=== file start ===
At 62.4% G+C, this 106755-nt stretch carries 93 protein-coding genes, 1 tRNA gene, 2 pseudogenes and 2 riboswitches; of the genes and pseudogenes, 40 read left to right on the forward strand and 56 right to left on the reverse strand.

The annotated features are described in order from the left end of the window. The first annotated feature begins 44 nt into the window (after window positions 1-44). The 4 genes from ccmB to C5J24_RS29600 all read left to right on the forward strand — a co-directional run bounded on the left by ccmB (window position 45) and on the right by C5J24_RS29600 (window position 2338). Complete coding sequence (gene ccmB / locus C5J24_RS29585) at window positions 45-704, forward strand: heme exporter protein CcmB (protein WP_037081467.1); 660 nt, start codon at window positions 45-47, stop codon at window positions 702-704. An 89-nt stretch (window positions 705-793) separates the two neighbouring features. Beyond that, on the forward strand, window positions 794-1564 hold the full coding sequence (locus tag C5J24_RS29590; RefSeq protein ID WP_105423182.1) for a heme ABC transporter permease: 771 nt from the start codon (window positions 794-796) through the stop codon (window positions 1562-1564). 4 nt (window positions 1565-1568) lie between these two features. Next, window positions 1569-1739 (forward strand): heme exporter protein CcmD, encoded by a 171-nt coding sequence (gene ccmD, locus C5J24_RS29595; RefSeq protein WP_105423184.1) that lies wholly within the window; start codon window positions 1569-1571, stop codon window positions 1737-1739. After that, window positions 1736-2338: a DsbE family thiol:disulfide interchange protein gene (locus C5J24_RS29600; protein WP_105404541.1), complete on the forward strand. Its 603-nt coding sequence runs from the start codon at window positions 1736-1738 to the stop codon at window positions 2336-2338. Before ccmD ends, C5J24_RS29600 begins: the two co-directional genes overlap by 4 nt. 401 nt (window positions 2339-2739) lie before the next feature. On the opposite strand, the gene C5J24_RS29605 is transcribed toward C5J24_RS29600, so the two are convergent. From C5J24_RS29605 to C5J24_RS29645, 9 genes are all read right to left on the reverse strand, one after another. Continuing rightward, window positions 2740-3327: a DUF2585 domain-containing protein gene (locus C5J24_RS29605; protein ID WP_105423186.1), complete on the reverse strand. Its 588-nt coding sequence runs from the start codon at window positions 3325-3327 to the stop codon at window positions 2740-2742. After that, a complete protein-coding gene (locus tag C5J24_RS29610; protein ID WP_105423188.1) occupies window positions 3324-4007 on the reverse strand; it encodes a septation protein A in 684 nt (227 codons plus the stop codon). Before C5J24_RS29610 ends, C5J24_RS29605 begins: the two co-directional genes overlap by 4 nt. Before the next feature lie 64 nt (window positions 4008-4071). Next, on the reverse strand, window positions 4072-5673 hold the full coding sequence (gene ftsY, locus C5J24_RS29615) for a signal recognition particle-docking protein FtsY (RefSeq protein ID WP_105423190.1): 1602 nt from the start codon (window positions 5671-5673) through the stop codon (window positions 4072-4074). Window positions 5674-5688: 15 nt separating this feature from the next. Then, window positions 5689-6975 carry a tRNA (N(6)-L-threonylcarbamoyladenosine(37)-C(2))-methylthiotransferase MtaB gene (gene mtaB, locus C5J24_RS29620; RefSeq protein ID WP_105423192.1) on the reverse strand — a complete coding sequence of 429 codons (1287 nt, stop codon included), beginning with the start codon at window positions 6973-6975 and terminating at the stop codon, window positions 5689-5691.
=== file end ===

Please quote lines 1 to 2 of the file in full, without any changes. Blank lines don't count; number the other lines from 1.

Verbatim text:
At 62.4% G+C, this 106755-nt stretch carries 93 protein-coding genes, 1 tRNA gene, 2 pseudogenes and 2 riboswitches; of the genes and pseudogenes, 40 read left to right on the forward strand and 56 right to left on the reverse strand.

The annotated features are described in order from the left end of the window. The first annotated feature begins 44 nt into the window (after window positions 1-44). The 4 genes from ccmB to C5J24_RS29600 all read left to right on the forward strand — a co-directional run bounded on the left by ccmB (window position 45) and on the right by C5J24_RS29600 (window position 2338). Complete coding sequence (gene ccmB / locus C5J24_RS29585) at window positions 45-704, forward strand: heme exporter protein CcmB (protein WP_037081467.1); 660 nt, start codon at window positions 45-47, stop codon at window positions 702-704. An 89-nt stretch (window positions 705-793) separates the two neighbouring features. Beyond that, on the forward strand, window positions 794-1564 hold the full coding sequence (locus tag C5J24_RS29590; RefSeq protein ID WP_105423182.1) for a heme ABC transporter permease: 771 nt from the start codon (window positions 794-796) through the stop codon (window positions 1562-1564). 4 nt (window positions 1565-1568) lie between these two features. Next, window positions 1569-1739 (forward strand): heme exporter protein CcmD, encoded by a 171-nt coding sequence (gene ccmD, locus C5J24_RS29595; RefSeq protein WP_105423184.1) that lies wholly within the window; start codon window positions 1569-1571, stop codon window positions 1737-1739. After that, window positions 1736-2338: a DsbE family thiol:disulfide interchange protein gene (locus C5J24_RS29600; protein WP_105404541.1), complete on the forward strand. Its 603-nt coding sequence runs from the start codon at window positions 1736-1738 to the stop codon at window positions 2336-2338. Before ccmD ends, C5J24_RS29600 begins: the two co-directional genes overlap by 4 nt. 401 nt (window positions 2339-2739) lie before the next feature. On the opposite strand, the gene C5J24_RS29605 is transcribed toward C5J24_RS29600, so the two are convergent. From C5J24_RS29605 to C5J24_RS29645, 9 genes are all read right to left on the reverse strand, one after another. Continuing rightward, window positions 2740-3327: a DUF2585 domain-containing protein gene (locus C5J24_RS29605; protein ID WP_105423186.1), complete on the reverse strand. Its 588-nt coding sequence runs from the start codon at window positions 3325-3327 to the stop codon at window positions 2740-2742. After that, a complete protein-coding gene (locus tag C5J24_RS29610; protein ID WP_105423188.1) occupies window positions 3324-4007 on the reverse strand; it encodes a septation protein A in 684 nt (227 codons plus the stop codon). Before C5J24_RS29610 ends, C5J24_RS29605 begins: the two co-directional genes overlap by 4 nt. Before the next feature lie 64 nt (window positions 4008-4071). Next, on the reverse strand, window positions 4072-5673 hold the full coding sequence (gene ftsY, locus C5J24_RS29615) for a signal recognition particle-docking protein FtsY (RefSeq protein ID WP_105423190.1): 1602 nt from the start codon (window positions 5671-5673) through the stop codon (window positions 4072-4074). Window positions 5674-5688: 15 nt separating this feature from the next. Then, window positions 5689-6975 carry a tRNA (N(6)-L-threonylcarbamoyladenosine(37)-C(2))-methylthiotransferase MtaB gene (gene mtaB, locus C5J24_RS29620; RefSeq protein ID WP_105423192.1) on the reverse strand — a complete coding sequence of 429 codons (1287 nt, stop codon included), beginning with the start codon at window positions 6973-6975 and terminating at the stop codon, window positions 5689-5691.